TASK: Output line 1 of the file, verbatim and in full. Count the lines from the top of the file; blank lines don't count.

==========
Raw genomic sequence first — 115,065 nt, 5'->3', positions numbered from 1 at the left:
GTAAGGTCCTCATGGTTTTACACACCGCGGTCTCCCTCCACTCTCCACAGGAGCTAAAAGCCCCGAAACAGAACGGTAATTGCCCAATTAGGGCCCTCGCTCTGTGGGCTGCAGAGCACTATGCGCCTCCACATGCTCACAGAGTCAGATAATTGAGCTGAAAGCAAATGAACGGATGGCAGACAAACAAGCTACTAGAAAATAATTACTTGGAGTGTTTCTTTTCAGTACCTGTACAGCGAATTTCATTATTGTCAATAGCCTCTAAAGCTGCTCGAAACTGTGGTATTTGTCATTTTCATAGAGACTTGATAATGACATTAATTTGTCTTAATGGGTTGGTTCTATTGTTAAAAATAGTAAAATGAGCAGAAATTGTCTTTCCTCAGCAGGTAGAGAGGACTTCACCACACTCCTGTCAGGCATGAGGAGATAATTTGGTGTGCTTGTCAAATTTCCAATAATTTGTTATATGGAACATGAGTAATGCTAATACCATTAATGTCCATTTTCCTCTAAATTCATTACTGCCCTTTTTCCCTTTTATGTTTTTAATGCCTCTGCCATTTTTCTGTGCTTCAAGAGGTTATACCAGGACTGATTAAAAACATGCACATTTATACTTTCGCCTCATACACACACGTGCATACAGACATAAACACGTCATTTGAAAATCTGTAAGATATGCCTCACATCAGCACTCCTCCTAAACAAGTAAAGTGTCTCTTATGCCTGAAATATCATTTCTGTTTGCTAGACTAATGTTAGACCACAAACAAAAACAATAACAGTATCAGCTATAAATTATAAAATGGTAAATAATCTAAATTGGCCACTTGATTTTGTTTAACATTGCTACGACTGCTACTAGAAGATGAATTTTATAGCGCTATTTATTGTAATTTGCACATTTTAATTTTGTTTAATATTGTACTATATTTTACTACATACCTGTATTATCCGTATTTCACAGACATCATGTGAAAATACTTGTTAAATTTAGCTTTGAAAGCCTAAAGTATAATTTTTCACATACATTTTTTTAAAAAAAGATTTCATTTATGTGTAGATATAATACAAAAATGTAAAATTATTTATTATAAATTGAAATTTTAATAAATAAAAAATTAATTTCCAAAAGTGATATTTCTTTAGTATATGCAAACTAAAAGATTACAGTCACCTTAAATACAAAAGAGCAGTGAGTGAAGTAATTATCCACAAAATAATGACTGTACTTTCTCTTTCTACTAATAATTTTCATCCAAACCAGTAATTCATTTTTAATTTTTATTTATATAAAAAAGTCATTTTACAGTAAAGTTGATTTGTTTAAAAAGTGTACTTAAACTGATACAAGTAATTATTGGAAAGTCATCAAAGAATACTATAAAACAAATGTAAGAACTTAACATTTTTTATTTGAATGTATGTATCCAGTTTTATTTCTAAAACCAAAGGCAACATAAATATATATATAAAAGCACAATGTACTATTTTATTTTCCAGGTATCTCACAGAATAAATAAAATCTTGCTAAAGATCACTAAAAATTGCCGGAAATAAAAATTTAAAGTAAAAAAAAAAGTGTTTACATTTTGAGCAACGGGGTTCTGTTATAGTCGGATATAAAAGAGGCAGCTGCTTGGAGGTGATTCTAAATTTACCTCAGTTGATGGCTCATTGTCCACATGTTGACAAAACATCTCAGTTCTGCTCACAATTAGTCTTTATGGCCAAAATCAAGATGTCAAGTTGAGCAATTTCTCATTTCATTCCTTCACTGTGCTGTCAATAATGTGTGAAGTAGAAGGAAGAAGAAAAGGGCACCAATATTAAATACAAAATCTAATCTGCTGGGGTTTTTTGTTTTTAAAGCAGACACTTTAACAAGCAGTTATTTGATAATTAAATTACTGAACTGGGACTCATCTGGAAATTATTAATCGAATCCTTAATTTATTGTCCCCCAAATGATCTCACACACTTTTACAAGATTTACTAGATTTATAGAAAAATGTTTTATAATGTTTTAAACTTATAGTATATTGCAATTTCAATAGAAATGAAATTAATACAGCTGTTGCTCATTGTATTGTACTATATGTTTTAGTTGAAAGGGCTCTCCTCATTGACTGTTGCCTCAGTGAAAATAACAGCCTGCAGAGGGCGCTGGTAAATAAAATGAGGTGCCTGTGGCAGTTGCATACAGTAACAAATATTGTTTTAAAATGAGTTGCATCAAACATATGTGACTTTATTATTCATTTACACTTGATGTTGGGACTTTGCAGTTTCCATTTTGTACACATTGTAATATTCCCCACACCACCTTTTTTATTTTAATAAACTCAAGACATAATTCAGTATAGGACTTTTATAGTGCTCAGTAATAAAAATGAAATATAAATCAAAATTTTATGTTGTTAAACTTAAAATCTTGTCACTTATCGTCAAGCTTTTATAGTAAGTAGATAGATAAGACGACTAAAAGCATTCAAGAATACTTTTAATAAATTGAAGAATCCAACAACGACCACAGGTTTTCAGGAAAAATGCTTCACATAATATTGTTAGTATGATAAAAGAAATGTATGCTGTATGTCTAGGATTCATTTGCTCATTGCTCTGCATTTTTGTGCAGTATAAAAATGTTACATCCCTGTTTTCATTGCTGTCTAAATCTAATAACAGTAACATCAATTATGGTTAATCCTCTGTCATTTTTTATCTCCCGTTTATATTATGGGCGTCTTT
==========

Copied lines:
Raw genomic sequence first — 115,065 nt, 5'->3', positions numbered from 1 at the left: